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NJ Insurer's Bad Faith Failure to Settle Issue for Fact Finder

July 29, 2010

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When a jury returns a verdict well in excess of an insured’s policy limit after an insurer refused an offer to settle within the limit, a bad faith claim is not a matter of strict liability. In fact, the determination of whether the insurer acted in bad faith is a fact sensitive question that generally will require a plenary hearing or trial.

In <i>Wood v. New Jersey Manufacturers Ins. Co., </i>the plaintiff postal worker alleged cervical and lumbar injuries were caused when she backed into a fence and a dog jumped up on her. She had cervical and lumbar surgeries and contemplated further surgery as the trial approached. A court appointed arbitrator had awarded the plaintiff $600,000 attributing 90% to the insured for a net award against the insured dog owner for $540,000, $40,000 above the policy limit. The defense rejected the arbitrator’s award, and at trial, the jury awarded a total of $2.4 million with an allocation of 51% to the insured (49% to the co-defendant property owner) for a net verdict of $1.4 million. Notably both the claims adjuster and the defense attorney had recommended settlement within the policy limit, but this had been rejected by the insurer’s Major Claims Committee.

In an appeal by the insurer of summary judgment on the bad faith claim, the Appellate Division reversed and ordered further proceedings that would address the insurer’s reasonableness in their evaluation of the claim. The court recognized that an insurer could disagree with its counsel and even its adjuster’s evaluation of the case. A full hearing would give the insurer an opportunity to explain why it did so and allow a fact finder to fully assess the credibility and persuasiveness of the witnesses.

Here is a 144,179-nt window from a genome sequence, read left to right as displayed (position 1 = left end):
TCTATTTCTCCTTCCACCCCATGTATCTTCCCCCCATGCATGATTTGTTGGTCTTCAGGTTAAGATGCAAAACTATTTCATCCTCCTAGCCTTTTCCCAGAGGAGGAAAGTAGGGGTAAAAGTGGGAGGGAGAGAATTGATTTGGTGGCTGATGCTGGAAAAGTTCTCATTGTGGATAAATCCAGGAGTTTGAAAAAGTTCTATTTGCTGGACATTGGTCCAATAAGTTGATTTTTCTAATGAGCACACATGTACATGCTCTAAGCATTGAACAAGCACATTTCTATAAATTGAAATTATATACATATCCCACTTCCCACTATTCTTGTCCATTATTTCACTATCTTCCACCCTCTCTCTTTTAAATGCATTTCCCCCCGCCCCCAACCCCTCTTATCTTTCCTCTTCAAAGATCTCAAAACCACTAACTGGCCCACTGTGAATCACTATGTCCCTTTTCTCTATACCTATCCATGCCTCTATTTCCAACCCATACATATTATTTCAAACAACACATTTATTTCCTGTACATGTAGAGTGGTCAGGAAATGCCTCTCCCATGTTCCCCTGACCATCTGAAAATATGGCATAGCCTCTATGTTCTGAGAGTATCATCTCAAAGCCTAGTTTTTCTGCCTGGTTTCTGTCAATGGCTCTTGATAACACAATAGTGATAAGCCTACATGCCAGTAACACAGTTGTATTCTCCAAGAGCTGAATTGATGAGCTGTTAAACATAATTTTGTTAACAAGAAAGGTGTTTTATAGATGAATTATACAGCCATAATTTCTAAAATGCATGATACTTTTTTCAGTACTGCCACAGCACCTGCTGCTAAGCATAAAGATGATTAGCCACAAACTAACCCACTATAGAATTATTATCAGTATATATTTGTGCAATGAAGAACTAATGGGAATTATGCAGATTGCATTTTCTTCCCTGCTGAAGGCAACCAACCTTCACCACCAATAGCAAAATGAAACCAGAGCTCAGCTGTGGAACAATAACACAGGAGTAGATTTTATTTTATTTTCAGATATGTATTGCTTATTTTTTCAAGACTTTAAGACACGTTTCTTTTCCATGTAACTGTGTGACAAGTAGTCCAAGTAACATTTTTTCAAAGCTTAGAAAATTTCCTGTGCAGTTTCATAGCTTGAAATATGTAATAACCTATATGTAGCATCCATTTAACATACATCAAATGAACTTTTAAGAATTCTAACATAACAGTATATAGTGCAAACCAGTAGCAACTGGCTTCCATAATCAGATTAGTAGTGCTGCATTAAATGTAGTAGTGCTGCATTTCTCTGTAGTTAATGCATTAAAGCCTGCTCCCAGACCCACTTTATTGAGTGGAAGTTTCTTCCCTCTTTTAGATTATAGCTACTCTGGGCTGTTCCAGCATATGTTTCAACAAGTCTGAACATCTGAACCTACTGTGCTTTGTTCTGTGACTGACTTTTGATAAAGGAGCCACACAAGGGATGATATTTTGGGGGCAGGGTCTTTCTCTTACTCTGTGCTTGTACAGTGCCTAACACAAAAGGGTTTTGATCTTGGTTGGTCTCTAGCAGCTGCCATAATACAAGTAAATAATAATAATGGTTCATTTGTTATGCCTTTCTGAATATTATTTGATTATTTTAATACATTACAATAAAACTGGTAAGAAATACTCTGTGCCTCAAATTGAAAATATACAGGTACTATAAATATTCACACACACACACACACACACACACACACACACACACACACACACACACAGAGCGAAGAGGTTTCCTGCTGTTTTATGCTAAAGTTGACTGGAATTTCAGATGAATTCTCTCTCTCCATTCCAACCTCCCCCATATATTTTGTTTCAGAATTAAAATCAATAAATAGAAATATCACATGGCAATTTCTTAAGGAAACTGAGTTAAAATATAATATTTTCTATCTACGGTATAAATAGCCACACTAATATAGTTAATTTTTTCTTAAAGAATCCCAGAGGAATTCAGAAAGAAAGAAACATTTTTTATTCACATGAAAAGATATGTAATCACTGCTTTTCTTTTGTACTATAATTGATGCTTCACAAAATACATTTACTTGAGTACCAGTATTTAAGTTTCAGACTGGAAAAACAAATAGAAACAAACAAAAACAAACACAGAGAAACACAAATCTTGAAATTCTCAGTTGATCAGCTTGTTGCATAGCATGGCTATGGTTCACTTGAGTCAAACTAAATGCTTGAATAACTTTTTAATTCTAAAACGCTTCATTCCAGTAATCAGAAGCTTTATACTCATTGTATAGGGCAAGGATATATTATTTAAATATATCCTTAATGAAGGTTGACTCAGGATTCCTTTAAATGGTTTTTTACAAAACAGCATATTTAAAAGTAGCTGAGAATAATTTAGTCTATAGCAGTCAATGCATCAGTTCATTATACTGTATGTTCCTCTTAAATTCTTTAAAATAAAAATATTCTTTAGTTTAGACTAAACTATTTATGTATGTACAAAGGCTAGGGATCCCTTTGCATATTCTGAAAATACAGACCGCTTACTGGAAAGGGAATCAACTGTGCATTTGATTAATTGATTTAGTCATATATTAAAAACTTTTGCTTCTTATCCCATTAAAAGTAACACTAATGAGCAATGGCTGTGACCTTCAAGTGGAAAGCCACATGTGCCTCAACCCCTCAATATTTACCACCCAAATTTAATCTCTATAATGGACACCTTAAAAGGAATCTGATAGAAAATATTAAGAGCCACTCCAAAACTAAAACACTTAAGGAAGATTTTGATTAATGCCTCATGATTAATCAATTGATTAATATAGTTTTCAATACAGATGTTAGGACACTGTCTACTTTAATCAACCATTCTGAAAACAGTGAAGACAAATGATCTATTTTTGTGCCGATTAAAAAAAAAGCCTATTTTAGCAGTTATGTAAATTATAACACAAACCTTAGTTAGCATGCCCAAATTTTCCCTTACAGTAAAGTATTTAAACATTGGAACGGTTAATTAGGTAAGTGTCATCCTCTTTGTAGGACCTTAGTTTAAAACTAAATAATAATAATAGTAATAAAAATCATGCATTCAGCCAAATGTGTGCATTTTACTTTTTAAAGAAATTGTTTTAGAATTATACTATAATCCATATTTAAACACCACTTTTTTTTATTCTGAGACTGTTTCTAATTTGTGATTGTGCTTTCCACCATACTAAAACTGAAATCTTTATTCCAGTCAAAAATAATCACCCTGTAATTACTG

Thus, an insurer is not expected to be “gifted with the powers of divination or of accurate prophecy,” and it will not automatically be held in bad faith when a jury awards an amount in excess of the policy limit. On the other hand, the insurer will need to be prepared to persuade a fact finder of the reasonableness of its actions.

If you have any questions or comments about this post, please email Denise at <a href=""></a>.

See Wood v. New Jersey Manufacturers Ins. Co. at <a href=""></a>

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